Three items pulled from the last January meeting of the Plumas County Board of Supervisors were back on the consent agenda Tuesday, Feb. 5.
Business with the Plumas County Treasurer/Tax Collector Julie White was among other considerations approved by the board.
The Department of Public Works is looking for land. That’s one of the leading requests under the supervisors’ consent agenda.
Public Works Director Bob Perreault asked supervisors to authorize a maximum of $61,000 for valuation, appraisal and acquisition services for parcels that might be suitable for a new road maintenance yard.
For years, public works has used acreage between the department and the Plumas County Sheriff’s Correctional Center as a road maintenance yard. But that land will soon be the site of the new correctional center and public works is looking elsewhere to store mounds of sand, dirt and whatever else is needed for public works operations.
Public works is seeking land within the American Valley area, Perreault explained to supervisors in a cover letter. It was not disclosed whether public works or the county would purchase the land or how much the land might cost.
On Jan. 16, 2018, supervisors approved using the area known as the mix circle and sand house for the construction of the new jail. Perreault pointed out that the use of this land was essential in satisfying the terms of a $25 million grant received from the state for the new jail.
“For example, any consideration of designating a different location for the new jail facility project would certainly trigger the need for a new CEQA [California Environmental Quality Act] documentation, resulting in a need for the design of the new jail project (and its construction) to be delayed, thus risking the award of the $25 million grant,” Perreault explained.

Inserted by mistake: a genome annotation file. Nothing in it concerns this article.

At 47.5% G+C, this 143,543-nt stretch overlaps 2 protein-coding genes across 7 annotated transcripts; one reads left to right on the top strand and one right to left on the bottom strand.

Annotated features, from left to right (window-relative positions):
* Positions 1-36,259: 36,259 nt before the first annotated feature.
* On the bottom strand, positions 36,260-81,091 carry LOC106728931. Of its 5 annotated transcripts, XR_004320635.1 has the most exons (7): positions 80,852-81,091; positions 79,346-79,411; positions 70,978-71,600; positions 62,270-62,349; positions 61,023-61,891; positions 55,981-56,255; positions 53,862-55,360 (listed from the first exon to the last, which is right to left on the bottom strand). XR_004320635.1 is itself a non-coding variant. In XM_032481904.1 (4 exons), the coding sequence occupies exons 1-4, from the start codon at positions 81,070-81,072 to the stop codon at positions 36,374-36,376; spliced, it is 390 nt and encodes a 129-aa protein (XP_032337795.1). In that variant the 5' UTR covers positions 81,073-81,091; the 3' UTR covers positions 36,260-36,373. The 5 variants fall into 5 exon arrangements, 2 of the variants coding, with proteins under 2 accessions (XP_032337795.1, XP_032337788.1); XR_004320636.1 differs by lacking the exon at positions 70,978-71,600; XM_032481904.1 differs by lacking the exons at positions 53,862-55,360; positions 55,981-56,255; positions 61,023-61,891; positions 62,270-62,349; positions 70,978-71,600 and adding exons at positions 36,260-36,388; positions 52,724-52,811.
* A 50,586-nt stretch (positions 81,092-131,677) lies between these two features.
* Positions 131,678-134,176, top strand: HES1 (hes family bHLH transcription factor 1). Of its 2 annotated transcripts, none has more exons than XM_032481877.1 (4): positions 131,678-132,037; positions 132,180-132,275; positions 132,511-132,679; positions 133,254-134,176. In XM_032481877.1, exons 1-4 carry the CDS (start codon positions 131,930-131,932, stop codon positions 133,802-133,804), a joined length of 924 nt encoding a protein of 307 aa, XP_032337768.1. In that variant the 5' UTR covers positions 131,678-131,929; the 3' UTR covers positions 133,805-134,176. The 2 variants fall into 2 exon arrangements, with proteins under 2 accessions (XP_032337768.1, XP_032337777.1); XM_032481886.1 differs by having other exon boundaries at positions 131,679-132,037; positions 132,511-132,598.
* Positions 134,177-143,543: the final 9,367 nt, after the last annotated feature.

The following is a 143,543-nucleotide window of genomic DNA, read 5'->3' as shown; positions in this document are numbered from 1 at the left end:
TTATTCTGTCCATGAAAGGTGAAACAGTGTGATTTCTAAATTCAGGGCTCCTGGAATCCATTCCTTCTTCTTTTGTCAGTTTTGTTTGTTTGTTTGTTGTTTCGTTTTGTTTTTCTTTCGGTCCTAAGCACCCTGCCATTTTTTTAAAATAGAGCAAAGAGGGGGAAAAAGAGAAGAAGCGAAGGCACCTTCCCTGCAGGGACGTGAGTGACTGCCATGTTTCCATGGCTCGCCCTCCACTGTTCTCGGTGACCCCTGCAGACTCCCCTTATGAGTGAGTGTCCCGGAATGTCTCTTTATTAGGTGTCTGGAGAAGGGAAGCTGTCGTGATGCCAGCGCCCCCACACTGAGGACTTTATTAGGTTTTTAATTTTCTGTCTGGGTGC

Bender Rosenthal, Inc. (BRI), the county’s contractor, will deal with appraisals and related responsibilities concerning fair market value of property considered for the public work’s yard.
In short, BRI is contracted to handle all aspects of land acquisition and conveyance on behalf of public works and Plumas County.
Perreault requested that supervisors authorize the chairperson of the Board of Supervisors, Michael Sanchez, and himself to execute an amendment to a professional services agreement with BRI.
BRI was initially contacted by Plumas County in October 2015.
In background information, when the Plumas County Sheriff’s Office initiated a process for building a new jail, land was considered in several locations in the Quincy area.
One location discussed was on Mill Creek Road near the existing Animal Control Shelter. Supervisors, however, nixed that suggestion stipulating the county was not going to purchase more property.
Other locations were also considered near the existing jail, but neighbors in those locations protested having the facility located where housing existed. The Little League field was also considered, but other members of the community were against having either the jail or public work’s yard on that site. At length supervisors determined that the public work’s sand house and mix circle could be used for the new jail.
A resolution allowing the Plumas County treasurer to invest county funds and approval of her investment policy and guidelines were among the day’s business.